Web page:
However, the smartwatch must be mounted rather than on the wrist.
Breaching the rules brings a $300 fine and three demerit points.
Using mobile phone functions such as making calls or texting while in a moving vehicle incurs a far heftier penalty of a $1000 fine and four demerit points.


Smartwatch use in Tasmania can be penalised as an inattentive driving offence.
"Driving without due care and attention" can be punished with a $173 fine and three demerit points.

Northern Territory

Drivers can use smartwatches to make a phone call only if they don't have to touch any part of the device to do it.
A penalty of $500 applies for VDU offences.

Australian Capital Territory

The same laws in the ACT govern mobile phone, tablet, and smartwatch use while driving.
They can be used under certain circumstances - if the device is secured and mounted, and the driver doesn't touch it - to make phone calls, play music, or navigate.
But accessing the internet, checking text messages and other activities can bring a fine of between $487 to $598, and a loss of three to four demerit points.

(Votes: 0)

Other News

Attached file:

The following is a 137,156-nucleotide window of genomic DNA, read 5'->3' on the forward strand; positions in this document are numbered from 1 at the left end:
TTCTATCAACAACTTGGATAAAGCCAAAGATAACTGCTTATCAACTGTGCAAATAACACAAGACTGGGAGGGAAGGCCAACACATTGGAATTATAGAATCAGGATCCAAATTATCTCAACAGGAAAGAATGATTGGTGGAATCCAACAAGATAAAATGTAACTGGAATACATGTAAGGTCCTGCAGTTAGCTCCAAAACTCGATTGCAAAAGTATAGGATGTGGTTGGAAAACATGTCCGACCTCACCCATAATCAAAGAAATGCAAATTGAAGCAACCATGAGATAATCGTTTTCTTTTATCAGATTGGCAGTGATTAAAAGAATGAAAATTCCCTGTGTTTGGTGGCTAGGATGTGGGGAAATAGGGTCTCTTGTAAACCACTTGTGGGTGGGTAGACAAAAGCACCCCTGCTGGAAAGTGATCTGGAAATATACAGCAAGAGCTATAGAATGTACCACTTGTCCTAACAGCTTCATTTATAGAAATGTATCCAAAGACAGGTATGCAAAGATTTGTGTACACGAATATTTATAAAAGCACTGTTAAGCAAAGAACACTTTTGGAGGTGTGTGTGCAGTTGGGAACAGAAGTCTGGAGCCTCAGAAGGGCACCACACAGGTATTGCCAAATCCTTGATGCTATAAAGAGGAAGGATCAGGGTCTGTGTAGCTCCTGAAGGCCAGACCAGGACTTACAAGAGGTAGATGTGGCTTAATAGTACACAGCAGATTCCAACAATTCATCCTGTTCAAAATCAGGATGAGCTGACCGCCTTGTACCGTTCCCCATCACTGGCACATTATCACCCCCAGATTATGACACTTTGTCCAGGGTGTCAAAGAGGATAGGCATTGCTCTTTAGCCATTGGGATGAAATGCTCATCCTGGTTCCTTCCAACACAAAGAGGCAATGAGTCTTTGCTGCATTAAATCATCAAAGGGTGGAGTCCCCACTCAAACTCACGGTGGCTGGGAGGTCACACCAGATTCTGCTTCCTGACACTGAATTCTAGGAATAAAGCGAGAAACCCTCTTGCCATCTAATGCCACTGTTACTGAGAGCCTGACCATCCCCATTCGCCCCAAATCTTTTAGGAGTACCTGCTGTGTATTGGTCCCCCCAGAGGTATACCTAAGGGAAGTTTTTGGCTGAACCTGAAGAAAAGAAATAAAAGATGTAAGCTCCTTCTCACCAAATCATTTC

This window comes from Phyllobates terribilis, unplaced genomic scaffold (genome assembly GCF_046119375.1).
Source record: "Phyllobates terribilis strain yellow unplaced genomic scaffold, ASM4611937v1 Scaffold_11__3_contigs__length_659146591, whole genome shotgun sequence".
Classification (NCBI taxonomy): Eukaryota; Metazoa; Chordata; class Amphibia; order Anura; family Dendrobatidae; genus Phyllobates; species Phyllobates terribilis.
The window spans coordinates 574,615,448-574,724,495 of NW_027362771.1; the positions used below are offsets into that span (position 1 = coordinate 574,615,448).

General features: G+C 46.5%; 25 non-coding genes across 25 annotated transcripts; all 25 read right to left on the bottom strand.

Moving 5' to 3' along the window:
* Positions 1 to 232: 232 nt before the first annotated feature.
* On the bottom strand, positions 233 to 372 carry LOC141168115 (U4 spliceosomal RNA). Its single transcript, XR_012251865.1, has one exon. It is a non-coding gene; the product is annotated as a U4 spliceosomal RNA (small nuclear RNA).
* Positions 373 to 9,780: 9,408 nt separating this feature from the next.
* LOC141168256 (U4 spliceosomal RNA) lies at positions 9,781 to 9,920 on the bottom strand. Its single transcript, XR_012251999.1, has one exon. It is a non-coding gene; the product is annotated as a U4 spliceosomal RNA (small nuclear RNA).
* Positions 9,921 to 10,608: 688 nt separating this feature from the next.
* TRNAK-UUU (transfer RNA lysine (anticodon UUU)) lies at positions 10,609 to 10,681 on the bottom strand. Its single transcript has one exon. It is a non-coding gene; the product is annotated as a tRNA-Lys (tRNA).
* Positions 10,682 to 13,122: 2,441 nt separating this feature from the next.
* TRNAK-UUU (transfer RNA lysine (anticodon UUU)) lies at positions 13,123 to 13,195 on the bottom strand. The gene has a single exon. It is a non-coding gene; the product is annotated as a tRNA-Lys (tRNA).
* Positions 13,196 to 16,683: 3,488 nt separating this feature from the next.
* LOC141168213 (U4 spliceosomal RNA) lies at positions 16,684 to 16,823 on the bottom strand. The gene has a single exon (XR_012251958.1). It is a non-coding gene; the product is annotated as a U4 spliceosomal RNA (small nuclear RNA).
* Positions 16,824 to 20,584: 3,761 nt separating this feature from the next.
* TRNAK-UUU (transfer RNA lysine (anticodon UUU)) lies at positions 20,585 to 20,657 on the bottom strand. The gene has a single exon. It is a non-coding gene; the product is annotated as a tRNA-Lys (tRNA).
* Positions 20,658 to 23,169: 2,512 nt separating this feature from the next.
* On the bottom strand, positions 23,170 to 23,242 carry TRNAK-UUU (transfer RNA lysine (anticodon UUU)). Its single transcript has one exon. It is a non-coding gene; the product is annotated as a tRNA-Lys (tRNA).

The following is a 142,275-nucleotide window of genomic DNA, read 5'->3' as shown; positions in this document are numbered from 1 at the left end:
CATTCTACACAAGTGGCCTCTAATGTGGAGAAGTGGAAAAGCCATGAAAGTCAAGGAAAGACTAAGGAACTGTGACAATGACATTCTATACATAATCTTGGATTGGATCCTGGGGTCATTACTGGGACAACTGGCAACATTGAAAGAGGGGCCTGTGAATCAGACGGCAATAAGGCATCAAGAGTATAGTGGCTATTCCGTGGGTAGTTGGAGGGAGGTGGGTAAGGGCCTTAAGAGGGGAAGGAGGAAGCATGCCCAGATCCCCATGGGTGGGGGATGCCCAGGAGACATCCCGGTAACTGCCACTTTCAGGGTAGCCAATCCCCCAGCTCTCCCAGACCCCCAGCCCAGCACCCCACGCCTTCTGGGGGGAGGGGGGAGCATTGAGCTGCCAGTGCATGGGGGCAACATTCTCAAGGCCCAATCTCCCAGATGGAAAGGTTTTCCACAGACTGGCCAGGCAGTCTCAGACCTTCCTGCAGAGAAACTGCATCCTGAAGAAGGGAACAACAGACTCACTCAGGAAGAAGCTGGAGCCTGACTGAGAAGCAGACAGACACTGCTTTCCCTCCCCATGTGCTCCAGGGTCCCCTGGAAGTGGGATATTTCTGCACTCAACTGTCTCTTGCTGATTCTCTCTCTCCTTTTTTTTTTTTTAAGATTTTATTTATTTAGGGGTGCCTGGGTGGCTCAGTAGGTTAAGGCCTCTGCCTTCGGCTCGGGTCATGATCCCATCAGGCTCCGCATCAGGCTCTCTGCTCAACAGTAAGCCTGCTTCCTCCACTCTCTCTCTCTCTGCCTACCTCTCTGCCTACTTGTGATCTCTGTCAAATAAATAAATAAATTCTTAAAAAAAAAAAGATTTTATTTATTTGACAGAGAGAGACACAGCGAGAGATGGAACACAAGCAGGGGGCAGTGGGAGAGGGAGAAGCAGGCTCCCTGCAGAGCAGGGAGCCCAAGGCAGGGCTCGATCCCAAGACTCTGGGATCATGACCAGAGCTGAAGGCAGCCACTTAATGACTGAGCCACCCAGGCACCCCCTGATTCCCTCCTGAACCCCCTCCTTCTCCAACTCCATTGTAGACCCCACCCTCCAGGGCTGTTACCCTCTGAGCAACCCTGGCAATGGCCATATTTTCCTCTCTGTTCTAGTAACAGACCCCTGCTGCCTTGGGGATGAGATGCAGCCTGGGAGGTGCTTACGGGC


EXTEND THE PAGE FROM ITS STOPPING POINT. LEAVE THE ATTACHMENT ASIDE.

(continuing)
Driver killed after truck runs off road and onto train line below New flood warning system for NSW as official storm season kicks off Government calls for Optus to pay for new passports if Australians' data breached SES worried about Echunga dam failing and flooding town as pumps struggle to reduce water level Millions of Medicare cards could be reissued after Optus data breach Optus hack victims warned about new scam as fraudsters try to 'cash in' Motorists face higher fuel prices as excise cut ends but farmers, trucking industry expect relief Woman injured after cement truck explosion throws her down embankment Woolworths rolls out eco-friendly initiatives in new sustainability push Ten-day warning for country as 'series of weather systems loom' Young man dies after appendix surgery Home Affairs Minister Clare O'Neil says Optus ‘left the window open’ for cyber criminals to conduct simple hack Robodebt royal commission hearings start in Brisbane today. Here's what to expect Australians will return to paying full price on petrol from this week Father-of-four dies in suspected hit-and-run in Sydney's west Sydney grandmother claims she was given $352 fine for honking her horn Two boys and two girls charged after Brisbane motorcyclist dies Victims of 'Hi Mum' texting scam quadruple, support charity says it's just 'tip of the iceberg' Flooding in parts of NSW could worsen this week Melissa Caddick's sprawling Dover Heights mansion listed for sale Child who drowned in NSW floodwaters identified as Sydney boy Jayden El Jer Three-year-old killed in Melbourne shed fire remembered as a 'very happy, energetic boy' Urgent search underway for two missing brothers in Adelaide Driver with child in car allegedly blew four times alcohol limit Australian Federal Police monitoring dark web amid allegations stolen Optus data may be sold online Five-year-old boy dies in floodwaters in NSW central west Optus cyber attack investigation amid alleged ransom threat Officer 'bitten' during ramming of police car after burglary in Melbourne NSW dam levels reach 100 per cent capacity in many regions Optus rejects insider claims of 'human error' as possible factor in hack affecting millions of Australians